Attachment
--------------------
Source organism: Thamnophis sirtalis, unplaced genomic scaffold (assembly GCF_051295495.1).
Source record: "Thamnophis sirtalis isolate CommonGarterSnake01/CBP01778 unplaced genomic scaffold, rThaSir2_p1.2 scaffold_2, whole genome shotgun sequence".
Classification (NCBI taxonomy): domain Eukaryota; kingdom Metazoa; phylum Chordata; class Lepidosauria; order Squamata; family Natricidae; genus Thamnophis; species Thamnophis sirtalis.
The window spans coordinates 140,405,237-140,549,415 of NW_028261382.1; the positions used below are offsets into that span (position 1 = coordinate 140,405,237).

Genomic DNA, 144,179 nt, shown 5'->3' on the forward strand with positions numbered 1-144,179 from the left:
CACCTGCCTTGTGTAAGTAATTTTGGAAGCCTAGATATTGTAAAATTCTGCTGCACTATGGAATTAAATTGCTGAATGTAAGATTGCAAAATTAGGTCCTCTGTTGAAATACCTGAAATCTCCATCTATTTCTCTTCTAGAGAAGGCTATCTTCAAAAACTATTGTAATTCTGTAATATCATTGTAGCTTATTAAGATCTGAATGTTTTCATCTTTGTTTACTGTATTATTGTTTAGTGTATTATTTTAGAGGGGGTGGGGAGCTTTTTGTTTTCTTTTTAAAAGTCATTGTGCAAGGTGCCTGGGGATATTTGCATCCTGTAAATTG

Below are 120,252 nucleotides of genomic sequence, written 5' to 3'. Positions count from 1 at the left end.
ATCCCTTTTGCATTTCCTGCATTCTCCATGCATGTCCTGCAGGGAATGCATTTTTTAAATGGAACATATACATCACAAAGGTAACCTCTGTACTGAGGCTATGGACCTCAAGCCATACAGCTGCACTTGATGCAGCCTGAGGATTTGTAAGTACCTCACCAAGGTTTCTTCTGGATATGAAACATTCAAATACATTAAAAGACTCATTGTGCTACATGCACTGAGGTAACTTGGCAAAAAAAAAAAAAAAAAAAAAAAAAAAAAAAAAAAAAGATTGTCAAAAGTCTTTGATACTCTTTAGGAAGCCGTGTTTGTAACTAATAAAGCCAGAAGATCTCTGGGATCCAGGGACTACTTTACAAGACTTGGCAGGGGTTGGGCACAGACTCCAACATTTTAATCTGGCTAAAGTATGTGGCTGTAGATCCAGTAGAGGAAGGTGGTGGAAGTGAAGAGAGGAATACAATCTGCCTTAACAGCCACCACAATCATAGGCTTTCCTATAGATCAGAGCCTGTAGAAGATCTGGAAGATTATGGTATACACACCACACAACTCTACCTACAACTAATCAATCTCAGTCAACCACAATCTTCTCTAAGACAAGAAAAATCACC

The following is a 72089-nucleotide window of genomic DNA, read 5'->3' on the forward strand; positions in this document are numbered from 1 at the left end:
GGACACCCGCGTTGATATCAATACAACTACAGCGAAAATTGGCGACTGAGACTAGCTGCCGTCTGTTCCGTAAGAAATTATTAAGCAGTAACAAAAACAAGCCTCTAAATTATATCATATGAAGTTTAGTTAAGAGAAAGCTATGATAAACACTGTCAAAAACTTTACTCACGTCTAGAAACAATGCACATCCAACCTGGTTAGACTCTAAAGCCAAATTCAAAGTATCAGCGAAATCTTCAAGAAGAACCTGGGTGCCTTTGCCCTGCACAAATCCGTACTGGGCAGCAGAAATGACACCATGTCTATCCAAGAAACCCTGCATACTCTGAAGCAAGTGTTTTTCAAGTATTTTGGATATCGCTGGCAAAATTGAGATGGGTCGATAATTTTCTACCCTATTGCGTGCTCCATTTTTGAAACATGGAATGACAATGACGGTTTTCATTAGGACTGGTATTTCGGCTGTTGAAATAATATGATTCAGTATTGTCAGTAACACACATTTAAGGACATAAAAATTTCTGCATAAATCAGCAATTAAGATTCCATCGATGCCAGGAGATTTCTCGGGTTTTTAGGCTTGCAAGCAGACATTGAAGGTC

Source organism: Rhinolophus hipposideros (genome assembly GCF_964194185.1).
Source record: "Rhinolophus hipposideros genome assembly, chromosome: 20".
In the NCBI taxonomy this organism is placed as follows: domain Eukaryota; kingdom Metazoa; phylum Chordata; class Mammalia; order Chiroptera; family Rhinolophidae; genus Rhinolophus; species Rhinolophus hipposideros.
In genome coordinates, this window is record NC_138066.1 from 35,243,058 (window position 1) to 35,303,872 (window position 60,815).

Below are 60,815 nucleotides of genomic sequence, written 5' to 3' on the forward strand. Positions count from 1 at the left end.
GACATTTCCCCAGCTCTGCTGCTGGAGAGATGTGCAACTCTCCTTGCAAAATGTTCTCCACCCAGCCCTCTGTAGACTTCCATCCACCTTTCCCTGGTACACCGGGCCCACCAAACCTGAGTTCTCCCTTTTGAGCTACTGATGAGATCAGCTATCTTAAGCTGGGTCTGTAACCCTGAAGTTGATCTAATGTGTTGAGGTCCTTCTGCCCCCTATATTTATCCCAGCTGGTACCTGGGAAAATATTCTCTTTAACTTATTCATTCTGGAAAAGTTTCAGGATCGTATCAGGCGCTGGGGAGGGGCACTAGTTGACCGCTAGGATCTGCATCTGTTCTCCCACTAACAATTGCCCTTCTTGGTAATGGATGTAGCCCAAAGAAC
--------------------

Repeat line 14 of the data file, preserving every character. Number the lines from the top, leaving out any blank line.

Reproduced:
In genome coordinates, this window is record NC_138066.1 from 35,243,058 (window position 1) to 35,303,872 (window position 60,815).